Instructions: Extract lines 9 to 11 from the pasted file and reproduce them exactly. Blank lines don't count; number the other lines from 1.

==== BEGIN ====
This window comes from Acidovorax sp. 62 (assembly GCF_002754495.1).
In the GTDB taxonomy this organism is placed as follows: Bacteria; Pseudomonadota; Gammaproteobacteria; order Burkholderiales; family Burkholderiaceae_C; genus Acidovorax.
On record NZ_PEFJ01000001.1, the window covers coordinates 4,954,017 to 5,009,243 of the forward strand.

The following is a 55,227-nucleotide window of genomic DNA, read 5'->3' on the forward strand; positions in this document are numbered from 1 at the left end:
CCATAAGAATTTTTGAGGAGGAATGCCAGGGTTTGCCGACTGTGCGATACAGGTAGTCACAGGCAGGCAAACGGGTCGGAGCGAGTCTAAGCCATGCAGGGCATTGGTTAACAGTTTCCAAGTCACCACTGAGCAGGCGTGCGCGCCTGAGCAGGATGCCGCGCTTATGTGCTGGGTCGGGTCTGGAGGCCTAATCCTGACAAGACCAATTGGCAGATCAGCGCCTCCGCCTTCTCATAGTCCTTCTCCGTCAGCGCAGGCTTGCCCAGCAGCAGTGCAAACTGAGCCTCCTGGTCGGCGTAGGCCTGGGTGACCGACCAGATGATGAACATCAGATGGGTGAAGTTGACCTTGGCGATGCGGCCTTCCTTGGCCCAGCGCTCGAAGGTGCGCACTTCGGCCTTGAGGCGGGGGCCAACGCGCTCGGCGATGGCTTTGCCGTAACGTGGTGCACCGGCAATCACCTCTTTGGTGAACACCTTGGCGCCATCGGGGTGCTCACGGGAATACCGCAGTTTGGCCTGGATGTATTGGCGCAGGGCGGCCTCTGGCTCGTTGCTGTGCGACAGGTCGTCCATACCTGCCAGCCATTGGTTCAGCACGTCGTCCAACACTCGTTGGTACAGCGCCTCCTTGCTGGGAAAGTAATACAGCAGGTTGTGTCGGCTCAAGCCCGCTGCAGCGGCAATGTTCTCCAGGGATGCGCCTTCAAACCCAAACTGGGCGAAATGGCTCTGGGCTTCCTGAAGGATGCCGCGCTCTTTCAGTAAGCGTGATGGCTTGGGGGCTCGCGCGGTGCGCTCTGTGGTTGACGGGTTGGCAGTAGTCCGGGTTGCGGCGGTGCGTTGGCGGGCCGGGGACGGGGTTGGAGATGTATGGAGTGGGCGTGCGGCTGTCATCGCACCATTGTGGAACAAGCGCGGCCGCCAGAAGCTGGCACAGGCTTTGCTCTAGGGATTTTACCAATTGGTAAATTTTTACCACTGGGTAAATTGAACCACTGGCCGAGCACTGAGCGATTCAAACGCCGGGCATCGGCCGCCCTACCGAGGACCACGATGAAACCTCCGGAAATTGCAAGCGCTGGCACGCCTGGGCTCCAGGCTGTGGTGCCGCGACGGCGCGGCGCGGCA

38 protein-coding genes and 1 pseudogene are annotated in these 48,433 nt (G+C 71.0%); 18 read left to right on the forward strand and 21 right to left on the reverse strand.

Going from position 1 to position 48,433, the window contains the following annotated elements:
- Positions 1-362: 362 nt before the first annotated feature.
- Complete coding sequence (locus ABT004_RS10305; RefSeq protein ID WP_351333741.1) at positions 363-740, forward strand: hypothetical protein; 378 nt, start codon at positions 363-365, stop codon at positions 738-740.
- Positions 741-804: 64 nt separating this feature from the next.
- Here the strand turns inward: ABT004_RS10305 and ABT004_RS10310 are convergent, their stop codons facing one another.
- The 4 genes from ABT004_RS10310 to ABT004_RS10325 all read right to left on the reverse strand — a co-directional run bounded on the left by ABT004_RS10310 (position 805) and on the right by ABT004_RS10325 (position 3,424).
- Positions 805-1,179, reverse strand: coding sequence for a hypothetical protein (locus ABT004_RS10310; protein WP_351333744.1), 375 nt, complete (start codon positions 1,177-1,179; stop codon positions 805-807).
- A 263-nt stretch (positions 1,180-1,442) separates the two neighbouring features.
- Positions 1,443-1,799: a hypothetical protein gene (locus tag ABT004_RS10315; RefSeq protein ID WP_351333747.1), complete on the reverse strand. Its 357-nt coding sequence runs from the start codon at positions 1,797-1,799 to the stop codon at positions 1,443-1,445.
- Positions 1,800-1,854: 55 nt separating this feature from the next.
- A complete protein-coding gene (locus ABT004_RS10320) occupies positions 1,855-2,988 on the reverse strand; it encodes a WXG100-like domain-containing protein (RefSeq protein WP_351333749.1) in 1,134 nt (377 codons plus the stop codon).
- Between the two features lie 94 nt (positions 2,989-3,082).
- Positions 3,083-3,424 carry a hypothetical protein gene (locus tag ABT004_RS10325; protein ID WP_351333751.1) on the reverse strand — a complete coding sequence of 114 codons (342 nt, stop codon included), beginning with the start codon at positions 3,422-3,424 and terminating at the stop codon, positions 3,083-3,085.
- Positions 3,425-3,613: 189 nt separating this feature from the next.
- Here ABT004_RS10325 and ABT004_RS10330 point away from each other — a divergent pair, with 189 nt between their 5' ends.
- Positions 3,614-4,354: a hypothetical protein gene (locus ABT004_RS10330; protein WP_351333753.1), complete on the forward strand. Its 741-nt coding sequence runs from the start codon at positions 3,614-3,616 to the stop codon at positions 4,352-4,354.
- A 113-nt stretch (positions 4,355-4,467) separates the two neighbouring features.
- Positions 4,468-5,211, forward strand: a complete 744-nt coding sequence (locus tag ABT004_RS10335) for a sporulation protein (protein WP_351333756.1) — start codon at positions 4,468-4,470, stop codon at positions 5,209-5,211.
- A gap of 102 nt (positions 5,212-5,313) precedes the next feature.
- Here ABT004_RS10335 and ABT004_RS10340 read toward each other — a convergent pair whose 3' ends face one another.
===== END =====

- Complete coding sequence (locus ABT004_RS10305; RefSeq protein ID WP_351333741.1) at positions 363-740, forward strand: hypothetical protein; 378 nt, start codon at positions 363-365, stop codon at positions 738-740.
- Positions 741-804: 64 nt separating this feature from the next.
- Here the strand turns inward: ABT004_RS10305 and ABT004_RS10310 are convergent, their stop codons facing one another.